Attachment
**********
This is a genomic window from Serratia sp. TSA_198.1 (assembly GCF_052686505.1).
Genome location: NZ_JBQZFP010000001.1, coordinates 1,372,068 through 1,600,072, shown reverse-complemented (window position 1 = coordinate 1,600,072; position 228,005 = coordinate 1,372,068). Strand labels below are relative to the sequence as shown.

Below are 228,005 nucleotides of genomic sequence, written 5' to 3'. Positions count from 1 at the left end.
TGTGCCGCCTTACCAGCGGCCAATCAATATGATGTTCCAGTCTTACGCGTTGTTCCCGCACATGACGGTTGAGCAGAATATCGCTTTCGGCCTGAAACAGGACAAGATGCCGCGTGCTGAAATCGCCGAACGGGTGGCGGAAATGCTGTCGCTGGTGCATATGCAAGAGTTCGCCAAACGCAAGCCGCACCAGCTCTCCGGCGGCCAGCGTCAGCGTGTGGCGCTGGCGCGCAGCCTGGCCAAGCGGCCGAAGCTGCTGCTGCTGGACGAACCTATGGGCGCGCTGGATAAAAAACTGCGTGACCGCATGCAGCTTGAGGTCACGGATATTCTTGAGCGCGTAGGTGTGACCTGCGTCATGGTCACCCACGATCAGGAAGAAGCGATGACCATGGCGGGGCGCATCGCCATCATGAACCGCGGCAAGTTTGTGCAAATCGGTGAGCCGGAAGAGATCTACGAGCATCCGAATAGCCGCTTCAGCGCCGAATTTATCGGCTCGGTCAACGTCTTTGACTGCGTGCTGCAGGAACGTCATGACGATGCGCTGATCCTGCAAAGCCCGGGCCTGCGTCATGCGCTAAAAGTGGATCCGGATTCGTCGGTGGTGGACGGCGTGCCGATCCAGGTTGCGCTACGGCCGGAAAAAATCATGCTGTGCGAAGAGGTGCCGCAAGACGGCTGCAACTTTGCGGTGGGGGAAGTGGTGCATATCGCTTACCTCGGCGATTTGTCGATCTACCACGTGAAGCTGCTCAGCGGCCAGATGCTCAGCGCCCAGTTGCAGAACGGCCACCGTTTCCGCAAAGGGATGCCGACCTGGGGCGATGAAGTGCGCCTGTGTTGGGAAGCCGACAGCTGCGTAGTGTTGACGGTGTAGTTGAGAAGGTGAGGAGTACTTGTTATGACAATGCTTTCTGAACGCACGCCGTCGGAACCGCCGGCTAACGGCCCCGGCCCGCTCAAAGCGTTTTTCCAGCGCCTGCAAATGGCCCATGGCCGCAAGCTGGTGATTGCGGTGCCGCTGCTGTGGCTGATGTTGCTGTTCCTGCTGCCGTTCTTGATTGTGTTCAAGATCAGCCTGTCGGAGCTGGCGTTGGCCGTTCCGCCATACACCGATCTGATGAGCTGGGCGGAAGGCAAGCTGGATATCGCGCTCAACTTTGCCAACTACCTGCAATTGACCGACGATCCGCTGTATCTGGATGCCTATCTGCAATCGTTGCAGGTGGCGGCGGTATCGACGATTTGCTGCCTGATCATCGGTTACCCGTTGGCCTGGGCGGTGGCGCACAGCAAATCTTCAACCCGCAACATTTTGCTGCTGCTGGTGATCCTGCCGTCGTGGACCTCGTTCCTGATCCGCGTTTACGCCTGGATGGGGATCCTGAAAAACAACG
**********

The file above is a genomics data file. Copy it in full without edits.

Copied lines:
This is a genomic window from Serratia sp. TSA_198.1 (assembly GCF_052686505.1).
Genome location: NZ_JBQZFP010000001.1, coordinates 1,372,068 through 1,600,072, shown reverse-complemented (window position 1 = coordinate 1,600,072; position 228,005 = coordinate 1,372,068). Strand labels below are relative to the sequence as shown.

Below are 228,005 nucleotides of genomic sequence, written 5' to 3'. Positions count from 1 at the left end.
TGTGCCGCCTTACCAGCGGCCAATCAATATGATGTTCCAGTCTTACGCGTTGTTCCCGCACATGACGGTTGAGCAGAATATCGCTTTCGGCCTGAAACAGGACAAGATGCCGCGTGCTGAAATCGCCGAACGGGTGGCGGAAATGCTGTCGCTGGTGCATATGCAAGAGTTCGCCAAACGCAAGCCGCACCAGCTCTCCGGCGGCCAGCGTCAGCGTGTGGCGCTGGCGCGCAGCCTGGCCAAGCGGCCGAAGCTGCTGCTGCTGGACGAACCTATGGGCGCGCTGGATAAAAAACTGCGTGACCGCATGCAGCTTGAGGTCACGGATATTCTTGAGCGCGTAGGTGTGACCTGCGTCATGGTCACCCACGATCAGGAAGAAGCGATGACCATGGCGGGGCGCATCGCCATCATGAACCGCGGCAAGTTTGTGCAAATCGGTGAGCCGGAAGAGATCTACGAGCATCCGAATAGCCGCTTCAGCGCCGAATTTATCGGCTCGGTCAACGTCTTTGACTGCGTGCTGCAGGAACGTCATGACGATGCGCTGATCCTGCAAAGCCCGGGCCTGCGTCATGCGCTAAAAGTGGATCCGGATTCGTCGGTGGTGGACGGCGTGCCGATCCAGGTTGCGCTACGGCCGGAAAAAATCATGCTGTGCGAAGAGGTGCCGCAAGACGGCTGCAACTTTGCGGTGGGGGAAGTGGTGCATATCGCTTACCTCGGCGATTTGTCGATCTACCACGTGAAGCTGCTCAGCGGCCAGATGCTCAGCGCCCAGTTGCAGAACGGCCACCGTTTCCGCAAAGGGATGCCGACCTGGGGCGATGAAGTGCGCCTGTGTTGGGAAGCCGACAGCTGCGTAGTGTTGACGGTGTAGTTGAGAAGGTGAGGAGTACTTGTTATGACAATGCTTTCTGAACGCACGCCGTCGGAACCGCCGGCTAACGGCCCCGGCCCGCTCAAAGCGTTTTTCCAGCGCCTGCAAATGGCCCATGGCCGCAAGCTGGTGATTGCGGTGCCGCTGCTGTGGCTGATGTTGCTGTTCCTGCTGCCGTTCTTGATTGTGTTCAAGATCAGCCTGTCGGAGCTGGCGTTGGCCGTTCCGCCATACACCGATCTGATGAGCTGGGCGGAAGGCAAGCTGGATATCGCGCTCAACTTTGCCAACTACCTGCAATTGACCGACGATCCGCTGTATCTGGATGCCTATCTGCAATCGTTGCAGGTGGCGGCGGTATCGACGATTTGCTGCCTGATCATCGGTTACCCGTTGGCCTGGGCGGTGGCGCACAGCAAATCTTCAACCCGCAACATTTTGCTGCTGCTGGTGATCCTGCCGTCGTGGACCTCGTTCCTGATCCGCGTTTACGCCTGGATGGGGATCCTGAAAAACAACG